Dealing with employers: Rightly or wrongly, employers expect more from a contractor than from an equivalent permanent employee. It’s a simple equation for them: they pay you more so they want more from you. It’s important that you’re absolutely clear about an employer’s expectations ahead of time. You don’t want any nasty surprises down the track. At the interview stage get explicit answers regarding expectations on hours to be worked, output and responsibility. Asking these questions in a way that comes across as professional rather than seeming like you’re trying to get out of work is more art than science, but it’s an important skill to master. If you’re a contractor, you will be going to a lot of job interviews so you will get plenty of practice.

The politics of your role in the workplace can be as important (or even more important) than your output. One of the joys of being a contractor is that the learning curve for all aspects of a role are sharply accelerated. If you are permanent, often your first 3 months is taken up with “learning the ropes”. Many contracts only last that long from beginning to end so you have to squeeze in learning the environment, technology, methodolgies, politics and the actual work you are delivering in the time most people take to simply get used to their new job. Again, if you can’t deal with stress, contracting is not for you. The key is communication. Communicate early and often. Feed back to your employer what you understand your role to be, give regular status updates and ask for corrections if you have misunderstood anything.

Dealing with co-workers: Guess what? Permanent staff know you get paid more than them. And it pisses them off. Co-workers will fall somewhere on a spectrum between not caring at all what you are paid and being obsessed with and unreasonable about your rates despite the fact it’s none of their business. You can’t control how people feel about contractors, you can only control your response to them. One thing you should never do is discuss your pay rate. Seriously, nothing good can come of this. Co-workers will ask you. Come up with your own diplomatic version of “I don’t like to discuss that.” Anyone who presses the matter is essentially a jerk and you shouldn’t feel compelled to respond to them.

If you feel compelled to respond, I recommend keeping it abstract rather than mentioning the exact amount you earn. Point out that a direct dollar comparison isn’t valid because of the different nature of permanent vs contract work. The following analysis I use is reasonably accurate. It’s based on Australian conditions so it won’t be directly applicable to all other countries, I know some places have more annual leave and some have less. Imagine the contract rate is double the permanent rate in dollar terms (this isn’t always the case, but it is sometimes and this is often the figure permanents throw at me).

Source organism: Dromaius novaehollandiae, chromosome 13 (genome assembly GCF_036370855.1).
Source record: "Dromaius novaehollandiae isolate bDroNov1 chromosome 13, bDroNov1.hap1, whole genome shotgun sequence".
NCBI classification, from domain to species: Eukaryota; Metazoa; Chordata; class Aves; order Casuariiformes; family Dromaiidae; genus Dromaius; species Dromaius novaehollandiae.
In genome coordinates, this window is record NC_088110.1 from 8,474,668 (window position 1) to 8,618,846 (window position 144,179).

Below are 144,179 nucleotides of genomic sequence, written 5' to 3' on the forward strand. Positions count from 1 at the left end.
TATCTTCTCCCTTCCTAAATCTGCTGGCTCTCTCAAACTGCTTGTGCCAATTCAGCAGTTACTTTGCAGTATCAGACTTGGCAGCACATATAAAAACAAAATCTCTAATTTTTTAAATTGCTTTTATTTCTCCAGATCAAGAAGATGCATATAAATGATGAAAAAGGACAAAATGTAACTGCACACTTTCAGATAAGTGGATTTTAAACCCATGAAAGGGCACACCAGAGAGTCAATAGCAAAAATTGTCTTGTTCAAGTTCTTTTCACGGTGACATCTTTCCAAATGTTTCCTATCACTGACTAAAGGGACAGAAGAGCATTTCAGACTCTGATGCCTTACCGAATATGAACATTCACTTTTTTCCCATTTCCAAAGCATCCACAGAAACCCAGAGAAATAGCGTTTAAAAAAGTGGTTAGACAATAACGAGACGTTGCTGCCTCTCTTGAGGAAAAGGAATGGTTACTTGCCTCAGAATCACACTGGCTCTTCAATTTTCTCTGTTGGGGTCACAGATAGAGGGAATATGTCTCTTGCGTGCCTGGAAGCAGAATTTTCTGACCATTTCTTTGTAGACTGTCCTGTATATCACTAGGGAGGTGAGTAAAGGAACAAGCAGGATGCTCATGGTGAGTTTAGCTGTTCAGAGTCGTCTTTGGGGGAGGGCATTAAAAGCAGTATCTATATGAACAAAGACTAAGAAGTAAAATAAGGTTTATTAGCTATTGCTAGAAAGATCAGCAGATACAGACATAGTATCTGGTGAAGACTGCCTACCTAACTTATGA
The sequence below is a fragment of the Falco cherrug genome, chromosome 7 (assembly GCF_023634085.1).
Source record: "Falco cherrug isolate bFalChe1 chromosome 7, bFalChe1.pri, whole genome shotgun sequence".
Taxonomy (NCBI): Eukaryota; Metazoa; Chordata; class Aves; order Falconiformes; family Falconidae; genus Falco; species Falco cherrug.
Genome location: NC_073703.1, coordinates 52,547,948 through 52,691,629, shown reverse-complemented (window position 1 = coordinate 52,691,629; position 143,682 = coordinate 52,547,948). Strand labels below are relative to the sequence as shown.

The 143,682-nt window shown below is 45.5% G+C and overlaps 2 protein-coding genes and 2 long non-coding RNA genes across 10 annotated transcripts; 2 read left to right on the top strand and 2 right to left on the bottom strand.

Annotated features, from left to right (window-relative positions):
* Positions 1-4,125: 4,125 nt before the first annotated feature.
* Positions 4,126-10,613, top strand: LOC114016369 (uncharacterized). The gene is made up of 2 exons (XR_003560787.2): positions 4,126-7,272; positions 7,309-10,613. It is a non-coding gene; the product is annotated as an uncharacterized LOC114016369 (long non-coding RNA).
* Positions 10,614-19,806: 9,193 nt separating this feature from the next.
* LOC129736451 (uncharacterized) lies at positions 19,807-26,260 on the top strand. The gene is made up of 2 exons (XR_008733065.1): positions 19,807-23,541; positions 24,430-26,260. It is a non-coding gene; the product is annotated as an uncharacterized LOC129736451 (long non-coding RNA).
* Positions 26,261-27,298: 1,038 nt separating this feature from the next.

Permanents get four weeks annual leave, about 10 public holidays and 5-10 paid sick days each year. If a contractor isn’t at work they aren’t getting paid. So if a contractor is making $100K a year and a permanent is making $50K, the permanent co-worker only has to work for 10 months to get their salary so already they’ve picked up 20% on the contractor. On top of that, the contractor has to handle their own taxes, insurance and superannuation which all adds up. The margin most contractors have over their permanent counterparts is much closer to 20-25% in real terms and that’s simply the premium for giving up the security of permanent employment.

At the end of the day, if you are dealing with a difficult co-worker who really wants to make an issue of your pay rate, put it to them this way: if they are so sure contracting is such a great deal, why aren’t they out there contracting themselves? Put up or shut up. Not that I recommend saying something that negative to a co-worker. For most people, enjoying contract work means staying on the right side of co-workers is more important than impressing employers. So try to steer conversations away from your pay rate. Whatever you do, don’t be like one contract programmer I worked with who coded a little income calculator that showed in real time how much he was earning each minute he was there. And then he had it on his desktop where everyone could see it. I think they found his body face down in a ditch somewhere.

So that’s my overview of rules for contractors. In subsequent posts I will be cover the rules (in my humble opinion) each of the three groups above should follow when dealing with contractors. In the meantime, I welcome any comments or questions raised by these points.

READ PART TWO

READ PART THREE

READ PART FOUR 

13 Comments

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13 responses to “Mr Angry’s rules for contractors

  1. Always get a signed contract with explicit terms that limit how much work you can be asked to do. Doesn’t matter what the job is, how well you know the client, or anything – make no excuses, and demand a paper trail before starting work.